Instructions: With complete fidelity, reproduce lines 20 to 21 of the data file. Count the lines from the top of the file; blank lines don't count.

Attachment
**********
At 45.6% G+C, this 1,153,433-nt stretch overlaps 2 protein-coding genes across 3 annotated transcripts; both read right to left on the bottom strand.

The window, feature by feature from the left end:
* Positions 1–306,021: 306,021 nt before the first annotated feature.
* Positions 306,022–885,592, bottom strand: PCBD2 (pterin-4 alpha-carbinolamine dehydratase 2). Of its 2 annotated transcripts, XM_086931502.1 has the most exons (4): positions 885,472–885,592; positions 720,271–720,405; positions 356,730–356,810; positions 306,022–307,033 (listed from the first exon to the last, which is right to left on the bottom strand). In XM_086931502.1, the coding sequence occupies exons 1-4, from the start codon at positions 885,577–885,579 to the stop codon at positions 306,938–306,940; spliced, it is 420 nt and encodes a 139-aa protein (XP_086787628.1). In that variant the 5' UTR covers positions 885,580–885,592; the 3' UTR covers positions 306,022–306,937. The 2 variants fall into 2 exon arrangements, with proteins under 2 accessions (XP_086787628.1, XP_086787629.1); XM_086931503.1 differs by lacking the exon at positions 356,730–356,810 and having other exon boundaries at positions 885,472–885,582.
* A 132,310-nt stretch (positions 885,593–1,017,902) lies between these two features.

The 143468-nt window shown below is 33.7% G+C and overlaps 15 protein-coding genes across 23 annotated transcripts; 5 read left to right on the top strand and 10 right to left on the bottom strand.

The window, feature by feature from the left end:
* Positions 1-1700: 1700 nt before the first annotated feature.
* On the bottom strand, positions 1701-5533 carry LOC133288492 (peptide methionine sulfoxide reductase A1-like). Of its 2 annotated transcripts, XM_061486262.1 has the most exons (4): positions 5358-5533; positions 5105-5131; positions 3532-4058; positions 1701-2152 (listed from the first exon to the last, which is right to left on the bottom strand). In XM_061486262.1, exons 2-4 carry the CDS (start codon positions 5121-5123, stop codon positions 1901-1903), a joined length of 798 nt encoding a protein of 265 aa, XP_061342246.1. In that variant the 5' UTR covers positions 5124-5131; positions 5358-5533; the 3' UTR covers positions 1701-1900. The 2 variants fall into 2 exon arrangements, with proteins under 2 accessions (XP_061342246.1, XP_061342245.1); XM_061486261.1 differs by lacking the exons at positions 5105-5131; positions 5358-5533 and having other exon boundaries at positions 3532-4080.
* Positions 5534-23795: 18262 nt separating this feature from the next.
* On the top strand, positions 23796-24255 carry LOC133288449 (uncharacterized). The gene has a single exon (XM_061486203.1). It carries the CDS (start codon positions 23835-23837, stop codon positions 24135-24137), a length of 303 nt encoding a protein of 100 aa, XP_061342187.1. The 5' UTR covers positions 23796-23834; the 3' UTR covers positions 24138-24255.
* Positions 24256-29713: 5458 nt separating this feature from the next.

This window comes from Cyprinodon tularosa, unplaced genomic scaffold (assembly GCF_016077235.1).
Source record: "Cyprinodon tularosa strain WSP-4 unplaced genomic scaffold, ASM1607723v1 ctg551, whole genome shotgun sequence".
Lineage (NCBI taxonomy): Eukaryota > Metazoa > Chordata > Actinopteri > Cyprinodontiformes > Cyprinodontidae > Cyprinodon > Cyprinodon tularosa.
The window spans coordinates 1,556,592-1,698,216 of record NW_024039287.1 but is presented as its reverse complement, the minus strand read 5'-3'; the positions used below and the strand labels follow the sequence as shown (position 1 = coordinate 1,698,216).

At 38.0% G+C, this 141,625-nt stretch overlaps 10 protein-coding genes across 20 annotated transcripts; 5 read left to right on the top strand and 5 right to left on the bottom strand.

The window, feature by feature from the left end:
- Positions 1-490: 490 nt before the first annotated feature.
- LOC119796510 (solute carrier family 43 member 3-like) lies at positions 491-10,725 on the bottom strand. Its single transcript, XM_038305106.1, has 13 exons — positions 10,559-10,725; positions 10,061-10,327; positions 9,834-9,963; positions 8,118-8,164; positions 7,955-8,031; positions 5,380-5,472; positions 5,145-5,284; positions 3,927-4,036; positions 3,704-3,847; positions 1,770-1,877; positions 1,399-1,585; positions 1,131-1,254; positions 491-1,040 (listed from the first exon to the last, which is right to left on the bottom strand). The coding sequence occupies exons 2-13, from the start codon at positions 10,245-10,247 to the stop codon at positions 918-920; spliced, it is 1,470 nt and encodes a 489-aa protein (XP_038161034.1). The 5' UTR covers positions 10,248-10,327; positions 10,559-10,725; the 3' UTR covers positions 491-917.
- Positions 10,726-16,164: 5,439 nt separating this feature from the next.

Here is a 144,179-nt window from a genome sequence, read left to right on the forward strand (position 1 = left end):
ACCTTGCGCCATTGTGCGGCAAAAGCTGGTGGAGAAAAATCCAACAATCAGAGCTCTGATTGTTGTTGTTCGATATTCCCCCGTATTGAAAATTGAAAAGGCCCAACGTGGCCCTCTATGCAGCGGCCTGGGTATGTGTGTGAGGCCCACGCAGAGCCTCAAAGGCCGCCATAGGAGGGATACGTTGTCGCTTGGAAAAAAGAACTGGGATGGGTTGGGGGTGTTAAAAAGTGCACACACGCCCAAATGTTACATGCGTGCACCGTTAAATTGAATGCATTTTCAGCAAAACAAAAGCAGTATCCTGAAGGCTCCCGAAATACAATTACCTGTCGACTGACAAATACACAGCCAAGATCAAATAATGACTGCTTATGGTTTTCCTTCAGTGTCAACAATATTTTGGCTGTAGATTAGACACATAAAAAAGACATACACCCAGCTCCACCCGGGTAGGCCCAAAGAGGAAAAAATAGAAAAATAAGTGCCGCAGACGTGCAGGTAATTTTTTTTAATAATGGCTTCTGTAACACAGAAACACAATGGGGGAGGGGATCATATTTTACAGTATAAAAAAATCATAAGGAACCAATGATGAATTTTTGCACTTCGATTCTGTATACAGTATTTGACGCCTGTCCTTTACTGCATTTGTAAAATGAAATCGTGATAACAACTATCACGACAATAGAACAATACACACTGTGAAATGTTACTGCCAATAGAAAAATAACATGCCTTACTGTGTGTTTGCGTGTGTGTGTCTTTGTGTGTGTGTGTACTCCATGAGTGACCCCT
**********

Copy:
- LOC119796510 (solute carrier family 43 member 3-like) lies at positions 491-10,725 on the bottom strand. Its single transcript, XM_038305106.1, has 13 exons — positions 10,559-10,725; positions 10,061-10,327; positions 9,834-9,963; positions 8,118-8,164; positions 7,955-8,031; positions 5,380-5,472; positions 5,145-5,284; positions 3,927-4,036; positions 3,704-3,847; positions 1,770-1,877; positions 1,399-1,585; positions 1,131-1,254; positions 491-1,040 (listed from the first exon to the last, which is right to left on the bottom strand). The coding sequence occupies exons 2-13, from the start codon at positions 10,245-10,247 to the stop codon at positions 918-920; spliced, it is 1,470 nt and encodes a 489-aa protein (XP_038161034.1). The 5' UTR covers positions 10,248-10,327; positions 10,559-10,725; the 3' UTR covers positions 491-917.
- Positions 10,726-16,164: 5,439 nt separating this feature from the next.